1990 Isle of Man cyclists
Honary Manxman: (left to right) Australian spannerman Bob Farley (who helped the cycling team for the second time), Andy Nicholson, Marie Purvis, Steve Porter, Mark Harrison and Andrew Roche


Skeet individual, gold, Ken Harman (England) 187 ex 200
David Clague – 170 (15/27) 20, 20, 21, 17 -78; 22, 23, 24, 23 - 92
Nigel Kelly - 182 (6/27) 22, 21, 20, 22 – 85; 25, 24, 24, 24 – 97
Skeet pairs, gold: Scotland (Ian Marsden and James Dunlop) 189
IoM - David Clague and Nigel Kelly - 176 ex 200 (7/13) Clague 22, 21, 23, 19 – 85; Kelly 22, 23, 23, 23- 91
Olympic Trap individual, gold: John Maxwell (Australia) 184 ex 200
Chris Turner - 174 (11/31) 23, 23, 21, 21 - 88; 22, 18, 22, 24 – 86
Peter Kelly – 147 (27/31) 21, 21, 17, 21 - 80; 16, 15, 18, 18 - 67
Olympic Trap pairs, gold won with 181 ex 200
IoM – Chris Turner and Peter Kelly -163 (11/14), Turner – 22, 22, 20, 23 – 87; Kelly 20, 20, 21, 15 – 76
10m air rifle individual, gold: Guy Lorion (Canada) 583 ex 600
Stewart Watterson - 560 (14/21) 92, 92, 93, 94, 94, 95
Harry Creevy - 554 (16/21) 91, 93, 92, 91, 95, 92
10m air rifle pairs, gold: Canada (Guy Lorion and Mart Klepp) – 1163 ex 1200
IoM - Harry Creevy and Stewart Watterson -1118 (7/11), Creevy 94, 96, 93, 95, 93, 93 – 564; Watterson 93, 92, 91, 93, 93, 92 – 554
50m small-bore rifle 3 position individual, gold: Mark Klepp (Canada) 1157 ex 1200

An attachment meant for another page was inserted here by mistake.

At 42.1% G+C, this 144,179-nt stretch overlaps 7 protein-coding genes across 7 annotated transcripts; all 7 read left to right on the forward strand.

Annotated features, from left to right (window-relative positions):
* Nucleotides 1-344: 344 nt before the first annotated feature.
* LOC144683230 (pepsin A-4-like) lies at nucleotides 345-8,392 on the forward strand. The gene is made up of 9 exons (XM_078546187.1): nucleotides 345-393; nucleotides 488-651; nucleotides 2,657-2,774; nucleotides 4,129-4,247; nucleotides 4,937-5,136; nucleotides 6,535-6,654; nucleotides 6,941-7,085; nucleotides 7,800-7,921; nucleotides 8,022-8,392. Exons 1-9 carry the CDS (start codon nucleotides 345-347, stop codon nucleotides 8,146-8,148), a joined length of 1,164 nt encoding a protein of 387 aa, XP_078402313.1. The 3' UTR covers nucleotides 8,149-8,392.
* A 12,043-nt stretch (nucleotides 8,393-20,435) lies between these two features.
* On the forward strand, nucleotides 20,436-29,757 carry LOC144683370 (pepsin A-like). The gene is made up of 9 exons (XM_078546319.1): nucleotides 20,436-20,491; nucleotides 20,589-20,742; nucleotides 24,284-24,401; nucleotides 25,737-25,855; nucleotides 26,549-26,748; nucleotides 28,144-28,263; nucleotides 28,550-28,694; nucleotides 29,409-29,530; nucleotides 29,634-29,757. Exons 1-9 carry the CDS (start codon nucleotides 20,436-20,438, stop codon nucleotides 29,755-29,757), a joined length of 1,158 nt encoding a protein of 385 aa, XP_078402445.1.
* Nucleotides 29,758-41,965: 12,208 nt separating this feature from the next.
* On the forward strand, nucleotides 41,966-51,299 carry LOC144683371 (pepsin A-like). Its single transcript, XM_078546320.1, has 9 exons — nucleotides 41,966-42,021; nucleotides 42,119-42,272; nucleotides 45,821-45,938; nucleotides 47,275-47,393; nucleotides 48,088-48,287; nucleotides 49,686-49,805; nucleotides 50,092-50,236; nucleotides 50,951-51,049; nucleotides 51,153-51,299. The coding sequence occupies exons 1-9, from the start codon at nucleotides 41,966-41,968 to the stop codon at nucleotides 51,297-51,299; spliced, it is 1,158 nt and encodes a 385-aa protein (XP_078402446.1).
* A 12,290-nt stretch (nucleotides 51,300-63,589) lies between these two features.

Stewart Watterson - 1107 (14/19), prone: 97, 96, 93, 96 – 382; stand: 90, 90, 89, 96 – 359; kneel 90, 90, 93, 93 – 366
Harry Creevy -1070 (18/19) prone: 98, 100, 94, 98 – 390; stand: 88, 87, 83, 87– 345; kneel: 89, 89, 81, 76 – 335
50m small-bore rifle 3 position pairs, gold, Canada (Jean-Francois Senechal and Mart Klepp) 2272 ex 2400
IoM - Harry Creevy and Stewart Watterson - 2178 (9/9), Creevy – prone: 98, 97, 96, 95 – 386; stand: 87, 86, 90, 92 – 355; kneel: 85, 82, 86, 84 – 337 agg 1078; Watterson prone 97, 96, 97, 97 – 387; stand 88, 87, 93, 82 – 350; kneel 87, 92, 93, 91 – 363 agg 1100
50m small-bore rifle prone individual, gold: Roger Harvey (New Zealand) 591 ex 600
Stewart Watterson – 585 (10/29) 97, 97, 98, 100, 99, 94
Harry Creevy – 581 (15/29) 96, 97, 96, 97, 98, 97
50m small-bore rifle prone pairs, gold: New Zealand (Stephen Petterson and Roger Harvey) 1185 ex 1200
IoM – Harry Creevy and Stewart Watterson - 1164 (11/14) Creevy 97, 96, 99, 97, 96, 97 – 582; Watterson 93, 97, 98, 99, 96, 99 – 582